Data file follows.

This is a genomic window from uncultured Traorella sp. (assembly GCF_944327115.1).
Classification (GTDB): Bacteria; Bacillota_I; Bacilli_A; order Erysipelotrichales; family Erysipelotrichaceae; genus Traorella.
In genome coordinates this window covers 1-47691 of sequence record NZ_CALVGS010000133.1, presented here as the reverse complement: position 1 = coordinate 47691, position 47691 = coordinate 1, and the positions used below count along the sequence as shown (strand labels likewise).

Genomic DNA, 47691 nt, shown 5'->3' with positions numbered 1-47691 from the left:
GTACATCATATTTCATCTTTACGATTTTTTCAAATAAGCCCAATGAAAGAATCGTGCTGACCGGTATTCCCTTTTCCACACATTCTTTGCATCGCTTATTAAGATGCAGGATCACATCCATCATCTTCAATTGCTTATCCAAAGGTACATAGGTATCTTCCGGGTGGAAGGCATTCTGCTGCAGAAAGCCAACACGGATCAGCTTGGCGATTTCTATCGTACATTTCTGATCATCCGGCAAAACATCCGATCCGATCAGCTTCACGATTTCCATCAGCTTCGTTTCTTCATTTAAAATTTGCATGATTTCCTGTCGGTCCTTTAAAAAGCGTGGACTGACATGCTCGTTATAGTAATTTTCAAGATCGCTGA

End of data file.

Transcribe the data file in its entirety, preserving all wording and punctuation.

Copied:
This is a genomic window from uncultured Traorella sp. (assembly GCF_944327115.1).
Classification (GTDB): Bacteria; Bacillota_I; Bacilli_A; order Erysipelotrichales; family Erysipelotrichaceae; genus Traorella.
In genome coordinates this window covers 1-47691 of sequence record NZ_CALVGS010000133.1, presented here as the reverse complement: position 1 = coordinate 47691, position 47691 = coordinate 1, and the positions used below count along the sequence as shown (strand labels likewise).

Genomic DNA, 47691 nt, shown 5'->3' with positions numbered 1-47691 from the left:
GTACATCATATTTCATCTTTACGATTTTTTCAAATAAGCCCAATGAAAGAATCGTGCTGACCGGTATTCCCTTTTCCACACATTCTTTGCATCGCTTATTAAGATGCAGGATCACATCCATCATCTTCAATTGCTTATCCAAAGGTACATAGGTATCTTCCGGGTGGAAGGCATTCTGCTGCAGAAAGCCAACACGGATCAGCTTGGCGATTTCTATCGTACATTTCTGATCATCCGGCAAAACATCCGATCCGATCAGCTTCACGATTTCCATCAGCTTCGTTTCTTCATTTAAAATTTGCATGATTTCCTGTCGGTCCTTTAAAAAGCGTGGACTGACATGCTCGTTATAGTAATTTTCAAGATCGCTGA